Support for PBS Parents provided by:

  • Arthur
  • Cat in the Hat
  • Curious George
  • Daniel Tiger
  • Dinosaur Train
  • Let's Go Luna
  • Nature Cat
  • Odd Squad
  • Peg + Cat
  • Pinkalicous and Peterriffic
  • Ready Jet Go
  • Splash and Bubbles
  • Super Why!
  • Wild Kratts
  • Sesame Street
  • Ruff Ruffman Show
  • Mister Rogers
  • Cyberchase
  • SciGirls
  • Sid the Science Kid
  • Martha Speaks
  • The Electric Company
  • WordGirl
  • Caillou
  • Oh Noah
  • Fizzy's Lunch Lab
  • Maya & Miguel
  • Postcards from Buster
  • Clifford
  • WordWorld
  • DragonFly TV
  • ZOOM

Super Sisters

About the Supersisters

Jen, Kristen, and Patience

Three real-life sisters sharing their kids' antics, milestones and adventures through this crazy journey called motherhood. Find out more »

Join the Supersisters!


Join the Supersisters and help spread the word.


See our topics »

Home »

Putting the Toddle in Toddler

Posted by Kristen on April 5, 2010 at 6:06 AM in Raising Boys
Bookmark and Share


He's at that age. You know the one. One, actually. The age where you turn your head for just a second and all of the contents of your lower cabinets are in a pile on the kitchen floor. Someone forgets to close the bathroom door and you either hear the splashing that sounds like a 200-pound man doing a cannon ball into a pool or worse, you find all manner of objects floating in the toilet because they just wouldn't flush.

When Ethan was this age, we put on a toilet lock. Sure he was able to figure out how to undo the latch when he was 14 months old. It made us feel better for a little while, so that's all that matters. Now we just regulate the door being closed. Or I regulate the door being closed. If I can make it a day without finding a baby trying to swim in the toilet, it's a good day.

Then there is the laundry. Just the other day I walked around the corner to find the baby flinging neatly folded clothing over his head as fast as he could. When he saw me coming, he stepped up his speed and laughed with glee. I snapped at him and gave him my meanest look. He gave me a great belly laugh and moved even faster. I lunged for the basket and put it out of his reach. He sighed and toddled around the corner to see if one of his brothers had forgotten to close the bathroom door.

There is a gate at the bottom of the stairs and a gate at the top of the stairs. Cut off from taking his show on the road to a different floor of the house, the baby (can I still call him that?) now tries to get his brothers to open the front door or back door for him so he can escape. I hear him yelling to Ethan and banging on the front door. Ethan patiently explains to him that we all have to go out together if we are going to go out. Mason moves on to to trying to convince Nathan to open a door. Nathan just bowls him over and suddenly they are rolling on the floor.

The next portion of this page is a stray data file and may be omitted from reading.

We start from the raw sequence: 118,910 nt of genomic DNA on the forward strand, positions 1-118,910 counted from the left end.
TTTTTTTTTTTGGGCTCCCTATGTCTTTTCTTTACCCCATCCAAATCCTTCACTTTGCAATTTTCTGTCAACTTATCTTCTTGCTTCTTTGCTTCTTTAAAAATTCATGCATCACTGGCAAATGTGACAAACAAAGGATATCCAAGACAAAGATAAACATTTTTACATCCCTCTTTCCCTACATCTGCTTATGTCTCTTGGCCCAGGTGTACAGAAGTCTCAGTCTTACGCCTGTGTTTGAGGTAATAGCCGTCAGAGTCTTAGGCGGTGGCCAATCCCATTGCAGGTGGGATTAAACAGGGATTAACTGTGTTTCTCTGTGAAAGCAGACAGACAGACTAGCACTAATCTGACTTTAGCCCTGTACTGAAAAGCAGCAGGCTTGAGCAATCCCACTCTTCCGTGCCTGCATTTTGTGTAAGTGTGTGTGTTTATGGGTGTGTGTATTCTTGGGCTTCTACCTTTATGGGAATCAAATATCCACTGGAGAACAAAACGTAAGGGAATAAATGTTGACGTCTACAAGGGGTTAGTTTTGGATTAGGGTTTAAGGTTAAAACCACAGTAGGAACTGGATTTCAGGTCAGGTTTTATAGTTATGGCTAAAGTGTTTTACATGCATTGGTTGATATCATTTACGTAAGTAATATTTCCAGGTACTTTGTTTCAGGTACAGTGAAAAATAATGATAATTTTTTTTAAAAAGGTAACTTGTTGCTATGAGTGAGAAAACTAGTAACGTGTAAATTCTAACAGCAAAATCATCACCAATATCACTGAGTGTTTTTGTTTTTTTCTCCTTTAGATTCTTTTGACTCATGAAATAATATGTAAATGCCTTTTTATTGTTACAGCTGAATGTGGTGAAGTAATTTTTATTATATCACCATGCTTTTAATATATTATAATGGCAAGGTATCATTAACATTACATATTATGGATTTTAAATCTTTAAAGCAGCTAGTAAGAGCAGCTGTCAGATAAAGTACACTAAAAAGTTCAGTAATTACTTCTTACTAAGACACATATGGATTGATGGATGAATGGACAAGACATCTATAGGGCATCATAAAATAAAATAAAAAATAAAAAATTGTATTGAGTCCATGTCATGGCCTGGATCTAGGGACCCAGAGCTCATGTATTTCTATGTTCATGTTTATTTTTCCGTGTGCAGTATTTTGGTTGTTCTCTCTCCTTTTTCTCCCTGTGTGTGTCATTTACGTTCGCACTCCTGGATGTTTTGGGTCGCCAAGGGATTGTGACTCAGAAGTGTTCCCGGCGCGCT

Nathan has forgotten the purpose of their conversation but Mason has the mind of a steel trap. He climbs out from under the pinning and smacks on the door with his hand. Nate shrugs his shoulders and leaves.

The baby wanders off again to check the bathroom door. You just never know.


Amber writes...

My baby is currently 19 months, and I feel you. This one is especially quiet as he wreaks mayhem on the house. And I fall for it, even though I know I shouldn't, because I don't really want to lose the silence to yet another disaster.

Lynda writes...

I have a 17 month old who is a troublemaker! I swear she does one thing to make me run over and stop her just so she can run off and do something worse...I literally LOL'd at this article, thank you!

Kat writes...

This article had me Laughing!
It sounds exactly like my 17 month old Son.
God Forbid I ever leave our Bathroom door open. I've had my Cell phone flushed and nearly ruined for leaving the door open once.
He never fails to frustrate me with taking all the clean, folded laundry and piling it up in the middle of the living room. Taking one piece at a time and destroying my work. LOL! I SO could relate to that part of the article.
Can't let a Toddler out of your sight for even a Blink. You never know what might happen!

Recent Entries

Support for PBS Parents provided by: